The Aftermath

The AftermathThe Aftermath by Rhidian Brook

My rating: 3 of 5 stars
Genre: Historical Fiction
Publisher: Random House Canada
Purchase: Book Depository

This review contains no spoilers. Unless you don’t know how WWII ended, that is.

This review is part of my Alphabetical Books Goal.

Hamburg, 1946. Thousands remain displaced in what is now the British Occupied Zone. Charged with overseeing the rebuilding of this devastated city and the de-Nazification of its defeated people, Colonel Lewis Morgan is requisitioned a fine house on the banks of the Elbe, where he will be joined by his grieving wife, Rachael, and only remaining son, Edmund.

But rather than force its owners, a German widower and his traumatized daughter, to leave their home, Lewis insists that the two families live together. In this charged and claustrophobic atmosphere all must confront their true selves as enmity and grief give way to passion and betrayal.

This is a very interesting take on the aftermath of history’s most famous war and tells the story of the destruction that took place within the German borders at the end of the war.

The characters were all fairly well written, but for me the biggest enjoyment came from the setting. The characters were nice and they (obviously) supported the setting and made the plot flow, but there were times when I was just mad at all of them and wanted to find new characters to support the story.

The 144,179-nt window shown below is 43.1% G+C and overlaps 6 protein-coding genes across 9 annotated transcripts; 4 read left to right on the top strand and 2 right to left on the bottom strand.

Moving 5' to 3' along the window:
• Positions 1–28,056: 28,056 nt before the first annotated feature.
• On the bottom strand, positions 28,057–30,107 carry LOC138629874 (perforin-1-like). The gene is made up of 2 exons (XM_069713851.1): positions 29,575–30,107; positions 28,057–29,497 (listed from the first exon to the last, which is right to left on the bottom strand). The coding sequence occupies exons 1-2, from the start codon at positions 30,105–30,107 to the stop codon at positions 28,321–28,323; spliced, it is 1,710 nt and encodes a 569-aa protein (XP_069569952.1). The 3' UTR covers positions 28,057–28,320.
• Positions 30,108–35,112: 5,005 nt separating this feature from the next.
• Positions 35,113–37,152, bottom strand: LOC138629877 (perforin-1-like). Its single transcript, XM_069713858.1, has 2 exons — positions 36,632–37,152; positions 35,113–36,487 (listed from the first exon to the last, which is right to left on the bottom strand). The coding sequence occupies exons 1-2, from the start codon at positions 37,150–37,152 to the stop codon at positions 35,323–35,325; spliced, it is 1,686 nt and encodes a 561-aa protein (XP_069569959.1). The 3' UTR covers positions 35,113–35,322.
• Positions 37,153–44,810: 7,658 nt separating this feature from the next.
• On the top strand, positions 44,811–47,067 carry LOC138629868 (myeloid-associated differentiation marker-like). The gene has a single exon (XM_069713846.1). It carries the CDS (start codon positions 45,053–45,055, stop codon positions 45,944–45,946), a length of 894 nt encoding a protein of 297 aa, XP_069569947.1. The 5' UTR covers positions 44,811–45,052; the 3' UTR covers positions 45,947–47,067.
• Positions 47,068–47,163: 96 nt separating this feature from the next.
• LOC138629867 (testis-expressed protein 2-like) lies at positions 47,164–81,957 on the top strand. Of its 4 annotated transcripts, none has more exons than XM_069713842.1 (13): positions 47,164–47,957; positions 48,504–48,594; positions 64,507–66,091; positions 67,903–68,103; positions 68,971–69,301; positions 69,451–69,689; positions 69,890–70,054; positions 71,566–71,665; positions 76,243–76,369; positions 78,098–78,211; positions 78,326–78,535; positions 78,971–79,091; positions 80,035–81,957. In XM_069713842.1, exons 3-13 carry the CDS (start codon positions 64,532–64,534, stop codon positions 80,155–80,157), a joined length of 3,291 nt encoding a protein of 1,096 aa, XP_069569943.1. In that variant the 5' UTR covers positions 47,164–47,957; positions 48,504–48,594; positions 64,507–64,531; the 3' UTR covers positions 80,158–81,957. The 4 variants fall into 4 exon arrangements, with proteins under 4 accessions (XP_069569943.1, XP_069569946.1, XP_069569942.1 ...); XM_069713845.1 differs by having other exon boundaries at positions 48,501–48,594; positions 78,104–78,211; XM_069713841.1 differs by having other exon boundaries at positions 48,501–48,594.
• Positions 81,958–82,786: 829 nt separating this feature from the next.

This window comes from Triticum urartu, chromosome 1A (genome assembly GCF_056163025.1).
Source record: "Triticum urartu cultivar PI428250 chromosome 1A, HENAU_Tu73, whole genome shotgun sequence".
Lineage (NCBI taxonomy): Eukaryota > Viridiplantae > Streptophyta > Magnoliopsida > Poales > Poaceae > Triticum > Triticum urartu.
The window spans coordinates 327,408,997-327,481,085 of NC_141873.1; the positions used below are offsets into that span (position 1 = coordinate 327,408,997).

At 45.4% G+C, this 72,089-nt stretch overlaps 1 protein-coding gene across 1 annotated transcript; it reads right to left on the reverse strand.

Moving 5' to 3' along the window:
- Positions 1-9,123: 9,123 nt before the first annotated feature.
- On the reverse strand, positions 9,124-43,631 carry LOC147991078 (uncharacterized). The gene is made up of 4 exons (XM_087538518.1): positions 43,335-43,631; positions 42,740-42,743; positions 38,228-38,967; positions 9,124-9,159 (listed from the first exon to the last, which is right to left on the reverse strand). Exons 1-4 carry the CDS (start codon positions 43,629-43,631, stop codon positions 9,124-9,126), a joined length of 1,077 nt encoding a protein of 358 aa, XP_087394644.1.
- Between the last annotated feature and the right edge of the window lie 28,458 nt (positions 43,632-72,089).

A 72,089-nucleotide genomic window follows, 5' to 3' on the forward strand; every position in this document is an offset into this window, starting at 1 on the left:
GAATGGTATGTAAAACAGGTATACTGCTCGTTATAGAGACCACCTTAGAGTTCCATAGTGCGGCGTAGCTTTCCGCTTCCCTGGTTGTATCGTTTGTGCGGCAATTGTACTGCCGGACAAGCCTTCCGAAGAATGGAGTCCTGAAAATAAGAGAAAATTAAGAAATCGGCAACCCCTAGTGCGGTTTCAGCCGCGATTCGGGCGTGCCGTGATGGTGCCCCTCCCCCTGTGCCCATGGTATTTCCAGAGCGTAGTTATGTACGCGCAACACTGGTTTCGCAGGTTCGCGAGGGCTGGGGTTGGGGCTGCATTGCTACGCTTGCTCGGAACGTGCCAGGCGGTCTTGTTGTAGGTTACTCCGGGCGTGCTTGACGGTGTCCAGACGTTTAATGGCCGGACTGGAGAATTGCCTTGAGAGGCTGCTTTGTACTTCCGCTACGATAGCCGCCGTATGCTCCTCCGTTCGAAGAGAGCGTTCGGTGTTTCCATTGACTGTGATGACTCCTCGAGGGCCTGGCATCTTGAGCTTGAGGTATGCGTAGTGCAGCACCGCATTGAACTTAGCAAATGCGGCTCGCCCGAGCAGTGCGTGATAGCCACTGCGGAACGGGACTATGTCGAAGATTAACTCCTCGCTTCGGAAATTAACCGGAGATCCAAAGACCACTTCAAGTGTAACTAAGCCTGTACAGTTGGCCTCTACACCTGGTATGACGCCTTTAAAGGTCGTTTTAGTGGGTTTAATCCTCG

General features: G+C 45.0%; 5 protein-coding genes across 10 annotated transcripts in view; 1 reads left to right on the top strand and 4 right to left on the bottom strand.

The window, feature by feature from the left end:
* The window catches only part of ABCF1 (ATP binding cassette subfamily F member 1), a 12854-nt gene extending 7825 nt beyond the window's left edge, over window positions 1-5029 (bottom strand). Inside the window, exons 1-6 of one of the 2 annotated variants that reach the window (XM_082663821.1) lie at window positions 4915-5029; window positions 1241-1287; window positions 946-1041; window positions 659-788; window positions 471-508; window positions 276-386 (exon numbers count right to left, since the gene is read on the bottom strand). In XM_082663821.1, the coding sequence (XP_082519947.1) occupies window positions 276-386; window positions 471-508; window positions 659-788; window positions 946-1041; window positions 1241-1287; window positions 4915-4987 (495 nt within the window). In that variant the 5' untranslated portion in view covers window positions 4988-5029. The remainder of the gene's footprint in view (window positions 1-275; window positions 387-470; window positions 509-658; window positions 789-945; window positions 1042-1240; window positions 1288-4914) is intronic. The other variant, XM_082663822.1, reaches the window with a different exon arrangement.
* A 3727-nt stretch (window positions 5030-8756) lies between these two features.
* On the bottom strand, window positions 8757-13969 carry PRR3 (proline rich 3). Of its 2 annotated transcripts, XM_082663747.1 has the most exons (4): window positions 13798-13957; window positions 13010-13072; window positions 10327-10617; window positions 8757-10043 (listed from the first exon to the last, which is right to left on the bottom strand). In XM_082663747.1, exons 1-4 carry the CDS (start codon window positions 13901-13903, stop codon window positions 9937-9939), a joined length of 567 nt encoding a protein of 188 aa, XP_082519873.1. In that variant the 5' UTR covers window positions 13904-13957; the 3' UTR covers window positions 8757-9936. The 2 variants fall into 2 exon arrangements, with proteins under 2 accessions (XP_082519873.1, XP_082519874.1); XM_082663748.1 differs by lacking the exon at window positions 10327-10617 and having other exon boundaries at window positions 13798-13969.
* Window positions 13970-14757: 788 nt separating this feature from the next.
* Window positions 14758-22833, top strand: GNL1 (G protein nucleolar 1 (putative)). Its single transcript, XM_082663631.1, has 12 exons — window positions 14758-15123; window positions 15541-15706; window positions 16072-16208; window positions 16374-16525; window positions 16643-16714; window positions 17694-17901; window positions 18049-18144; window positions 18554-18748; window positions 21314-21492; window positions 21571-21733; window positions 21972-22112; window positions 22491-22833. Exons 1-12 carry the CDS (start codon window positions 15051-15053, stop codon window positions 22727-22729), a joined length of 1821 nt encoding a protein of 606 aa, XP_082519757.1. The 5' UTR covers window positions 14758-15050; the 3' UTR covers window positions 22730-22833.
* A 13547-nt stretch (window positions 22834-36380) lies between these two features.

I think the publisher summed it up best: The Aftermath is a stunning novel about our fiercest loyalties, our deepest desires and the transformative power of forgiveness.

I’d reccomend this to anyone who likes historical fiction, WWII history buffs in particular. I think that the context is the most important part of this book, because we have to learn to remember that just because someone is not on our side, or on what we consider the ‘bad side’ they aren’t necessarily a monster. We have to remember that not all the Germans were Nazis and even of those that chose to be many were victims just like everyone else.


Nobody’s Princess

Nobody's Princess (Nobody's Princess, #1)Nobody’s Princess by Esther M. Friesner

My rating: 3 of 5 stars
Genre: Historical Fiction, Middle Grade
Publisher: Random House Books for Young Readers
Purchase: Book Depository

This review contains no spoilers.

This was published as a part of my Alphabetical Book Goal.

She is beautiful, she is a princess, and Aphrodite is her favorite goddess, but something in Helen of Sparta just itches for more out of life. Not one to count on the gods—or her looks—to take care of her, Helen sets out to get what she wants with steely determination and a sassy attitude. That same attitude makes Helen a few enemies—such as the self-proclaimed “son of Zeus” Theseus—but it also intrigues, charms, and amuses those who become her friends, from the famed huntress Atalanta to the young priestess who is the Oracle of Delphi.